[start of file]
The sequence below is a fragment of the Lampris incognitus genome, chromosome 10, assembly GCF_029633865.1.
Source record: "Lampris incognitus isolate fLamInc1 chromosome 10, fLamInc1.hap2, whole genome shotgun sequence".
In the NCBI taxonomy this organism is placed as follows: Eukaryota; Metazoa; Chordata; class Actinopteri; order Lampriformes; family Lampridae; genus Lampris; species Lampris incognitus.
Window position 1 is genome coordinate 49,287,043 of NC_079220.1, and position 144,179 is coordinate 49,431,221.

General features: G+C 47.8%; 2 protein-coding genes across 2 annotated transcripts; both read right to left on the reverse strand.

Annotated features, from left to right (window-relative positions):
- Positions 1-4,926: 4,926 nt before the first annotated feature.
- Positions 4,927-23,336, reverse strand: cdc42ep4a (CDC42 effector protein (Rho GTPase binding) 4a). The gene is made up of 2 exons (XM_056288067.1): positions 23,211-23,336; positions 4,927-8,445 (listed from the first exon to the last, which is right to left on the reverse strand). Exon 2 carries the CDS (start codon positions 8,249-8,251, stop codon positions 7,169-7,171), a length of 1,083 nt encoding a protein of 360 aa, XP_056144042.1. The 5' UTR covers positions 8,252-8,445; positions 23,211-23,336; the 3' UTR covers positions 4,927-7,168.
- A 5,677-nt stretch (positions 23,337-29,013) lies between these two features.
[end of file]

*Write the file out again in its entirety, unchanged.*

The sequence below is a fragment of the Lampris incognitus genome, chromosome 10, assembly GCF_029633865.1.
Source record: "Lampris incognitus isolate fLamInc1 chromosome 10, fLamInc1.hap2, whole genome shotgun sequence".
In the NCBI taxonomy this organism is placed as follows: Eukaryota; Metazoa; Chordata; class Actinopteri; order Lampriformes; family Lampridae; genus Lampris; species Lampris incognitus.
Window position 1 is genome coordinate 49,287,043 of NC_079220.1, and position 144,179 is coordinate 49,431,221.

General features: G+C 47.8%; 2 protein-coding genes across 2 annotated transcripts; both read right to left on the reverse strand.

Annotated features, from left to right (window-relative positions):
- Positions 1-4,926: 4,926 nt before the first annotated feature.
- Positions 4,927-23,336, reverse strand: cdc42ep4a (CDC42 effector protein (Rho GTPase binding) 4a). The gene is made up of 2 exons (XM_056288067.1): positions 23,211-23,336; positions 4,927-8,445 (listed from the first exon to the last, which is right to left on the reverse strand). Exon 2 carries the CDS (start codon positions 8,249-8,251, stop codon positions 7,169-7,171), a length of 1,083 nt encoding a protein of 360 aa, XP_056144042.1. The 5' UTR covers positions 8,252-8,445; positions 23,211-23,336; the 3' UTR covers positions 4,927-7,168.
- A 5,677-nt stretch (positions 23,337-29,013) lies between these two features.